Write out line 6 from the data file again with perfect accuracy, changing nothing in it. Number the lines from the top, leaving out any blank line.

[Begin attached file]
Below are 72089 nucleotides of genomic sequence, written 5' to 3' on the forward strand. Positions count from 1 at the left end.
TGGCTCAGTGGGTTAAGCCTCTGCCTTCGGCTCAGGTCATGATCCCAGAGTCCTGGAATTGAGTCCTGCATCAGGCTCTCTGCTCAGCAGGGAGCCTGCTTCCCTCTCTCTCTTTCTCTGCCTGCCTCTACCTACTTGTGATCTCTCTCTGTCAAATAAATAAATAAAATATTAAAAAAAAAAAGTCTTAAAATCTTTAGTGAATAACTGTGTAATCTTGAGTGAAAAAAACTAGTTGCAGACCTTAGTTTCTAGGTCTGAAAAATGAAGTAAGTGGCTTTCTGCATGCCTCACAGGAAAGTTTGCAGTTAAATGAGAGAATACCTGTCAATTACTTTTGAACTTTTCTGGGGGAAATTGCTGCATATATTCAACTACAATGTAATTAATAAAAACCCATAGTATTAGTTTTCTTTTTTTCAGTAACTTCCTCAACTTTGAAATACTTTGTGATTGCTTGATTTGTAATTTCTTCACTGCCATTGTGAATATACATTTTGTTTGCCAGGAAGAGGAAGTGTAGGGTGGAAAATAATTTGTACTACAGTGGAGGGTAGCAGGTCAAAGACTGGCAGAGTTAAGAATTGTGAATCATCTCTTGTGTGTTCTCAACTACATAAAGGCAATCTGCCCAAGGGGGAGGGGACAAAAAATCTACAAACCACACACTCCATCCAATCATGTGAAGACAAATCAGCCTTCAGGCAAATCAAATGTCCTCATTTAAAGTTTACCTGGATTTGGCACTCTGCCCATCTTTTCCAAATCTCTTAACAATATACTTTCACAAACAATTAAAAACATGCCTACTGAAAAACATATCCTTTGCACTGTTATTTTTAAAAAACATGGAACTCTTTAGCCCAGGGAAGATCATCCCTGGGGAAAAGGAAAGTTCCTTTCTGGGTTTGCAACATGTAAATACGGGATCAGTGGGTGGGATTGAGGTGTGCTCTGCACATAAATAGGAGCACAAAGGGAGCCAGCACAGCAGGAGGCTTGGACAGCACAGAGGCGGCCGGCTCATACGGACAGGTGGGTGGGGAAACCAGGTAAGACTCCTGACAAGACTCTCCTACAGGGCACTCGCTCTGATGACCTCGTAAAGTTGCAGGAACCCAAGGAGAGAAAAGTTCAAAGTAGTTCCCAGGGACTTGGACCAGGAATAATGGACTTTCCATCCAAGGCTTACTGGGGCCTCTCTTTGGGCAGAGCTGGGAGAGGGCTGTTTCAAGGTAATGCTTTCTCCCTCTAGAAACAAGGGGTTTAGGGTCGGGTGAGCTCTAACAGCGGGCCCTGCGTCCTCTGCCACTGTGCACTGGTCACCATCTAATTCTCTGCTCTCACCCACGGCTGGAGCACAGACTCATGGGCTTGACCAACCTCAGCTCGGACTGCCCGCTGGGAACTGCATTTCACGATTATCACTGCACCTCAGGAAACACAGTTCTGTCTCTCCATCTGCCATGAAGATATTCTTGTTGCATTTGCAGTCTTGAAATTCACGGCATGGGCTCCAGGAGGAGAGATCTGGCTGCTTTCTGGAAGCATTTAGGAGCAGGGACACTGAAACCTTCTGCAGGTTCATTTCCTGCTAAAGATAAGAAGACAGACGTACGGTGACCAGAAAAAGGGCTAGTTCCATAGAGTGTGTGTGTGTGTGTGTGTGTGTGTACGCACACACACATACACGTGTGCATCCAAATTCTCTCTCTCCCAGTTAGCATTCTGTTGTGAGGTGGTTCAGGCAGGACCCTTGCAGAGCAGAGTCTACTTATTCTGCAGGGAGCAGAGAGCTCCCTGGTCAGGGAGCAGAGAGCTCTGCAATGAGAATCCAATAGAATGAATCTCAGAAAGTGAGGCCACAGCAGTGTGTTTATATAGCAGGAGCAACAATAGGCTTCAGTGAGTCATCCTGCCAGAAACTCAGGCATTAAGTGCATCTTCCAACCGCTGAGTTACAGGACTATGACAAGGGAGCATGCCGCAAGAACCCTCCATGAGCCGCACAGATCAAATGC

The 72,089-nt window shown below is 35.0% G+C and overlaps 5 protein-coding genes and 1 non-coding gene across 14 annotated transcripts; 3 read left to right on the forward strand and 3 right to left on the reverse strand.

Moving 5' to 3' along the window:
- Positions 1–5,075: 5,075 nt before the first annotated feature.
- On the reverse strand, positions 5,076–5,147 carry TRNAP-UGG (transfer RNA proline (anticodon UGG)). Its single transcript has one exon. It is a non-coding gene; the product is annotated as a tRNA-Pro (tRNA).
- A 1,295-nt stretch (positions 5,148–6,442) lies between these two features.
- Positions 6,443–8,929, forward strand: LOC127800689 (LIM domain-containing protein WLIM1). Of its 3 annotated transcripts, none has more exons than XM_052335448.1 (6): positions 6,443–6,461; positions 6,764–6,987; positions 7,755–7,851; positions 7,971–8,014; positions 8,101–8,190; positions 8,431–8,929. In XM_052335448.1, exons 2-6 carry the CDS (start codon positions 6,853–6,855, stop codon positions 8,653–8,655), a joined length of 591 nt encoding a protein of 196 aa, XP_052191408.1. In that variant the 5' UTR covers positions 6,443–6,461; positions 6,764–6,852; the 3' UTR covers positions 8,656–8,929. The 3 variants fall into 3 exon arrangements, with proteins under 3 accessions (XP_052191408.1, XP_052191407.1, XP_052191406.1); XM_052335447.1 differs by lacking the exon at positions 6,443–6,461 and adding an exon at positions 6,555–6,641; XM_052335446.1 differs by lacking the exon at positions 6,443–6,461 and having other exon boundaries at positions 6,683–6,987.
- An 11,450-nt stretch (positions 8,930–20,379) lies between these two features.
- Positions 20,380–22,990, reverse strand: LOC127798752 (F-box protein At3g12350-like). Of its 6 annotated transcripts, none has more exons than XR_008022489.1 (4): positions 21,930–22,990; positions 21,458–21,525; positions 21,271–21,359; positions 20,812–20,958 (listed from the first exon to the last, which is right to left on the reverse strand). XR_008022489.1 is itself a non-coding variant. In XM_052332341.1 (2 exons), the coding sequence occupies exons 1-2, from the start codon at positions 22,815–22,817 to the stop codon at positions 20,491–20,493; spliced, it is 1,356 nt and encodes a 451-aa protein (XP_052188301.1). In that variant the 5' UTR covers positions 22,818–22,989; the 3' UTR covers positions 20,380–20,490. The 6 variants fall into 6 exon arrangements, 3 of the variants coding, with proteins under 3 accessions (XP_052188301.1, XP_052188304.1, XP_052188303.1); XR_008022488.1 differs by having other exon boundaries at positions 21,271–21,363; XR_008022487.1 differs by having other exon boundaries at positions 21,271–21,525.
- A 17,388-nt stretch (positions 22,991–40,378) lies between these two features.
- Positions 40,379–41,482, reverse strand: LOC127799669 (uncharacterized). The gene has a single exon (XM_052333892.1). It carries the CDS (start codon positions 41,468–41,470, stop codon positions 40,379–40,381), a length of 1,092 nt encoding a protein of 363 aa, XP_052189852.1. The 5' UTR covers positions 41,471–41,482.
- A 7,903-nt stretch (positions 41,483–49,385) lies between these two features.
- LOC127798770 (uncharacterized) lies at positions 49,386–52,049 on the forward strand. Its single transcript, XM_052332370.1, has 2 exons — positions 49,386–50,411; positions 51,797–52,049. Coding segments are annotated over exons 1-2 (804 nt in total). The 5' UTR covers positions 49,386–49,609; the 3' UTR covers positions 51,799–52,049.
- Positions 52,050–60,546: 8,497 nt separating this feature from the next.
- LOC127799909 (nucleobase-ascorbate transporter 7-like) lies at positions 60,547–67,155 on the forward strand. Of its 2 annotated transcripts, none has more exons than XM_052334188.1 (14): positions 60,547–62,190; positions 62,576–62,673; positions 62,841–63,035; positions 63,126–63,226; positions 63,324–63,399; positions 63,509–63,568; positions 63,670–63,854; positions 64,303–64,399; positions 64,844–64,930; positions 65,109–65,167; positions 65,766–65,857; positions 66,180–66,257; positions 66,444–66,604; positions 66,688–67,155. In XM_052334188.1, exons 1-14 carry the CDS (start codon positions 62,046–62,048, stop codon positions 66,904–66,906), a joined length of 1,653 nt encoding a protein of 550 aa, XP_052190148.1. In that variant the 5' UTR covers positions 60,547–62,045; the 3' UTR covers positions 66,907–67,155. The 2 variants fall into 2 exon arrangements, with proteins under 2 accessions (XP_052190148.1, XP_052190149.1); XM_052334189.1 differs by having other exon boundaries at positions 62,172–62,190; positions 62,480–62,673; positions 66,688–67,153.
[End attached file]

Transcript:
- On the reverse strand, positions 5,076–5,147 carry TRNAP-UGG (transfer RNA proline (anticodon UGG)). Its single transcript has one exon. It is a non-coding gene; the product is annotated as a tRNA-Pro (tRNA).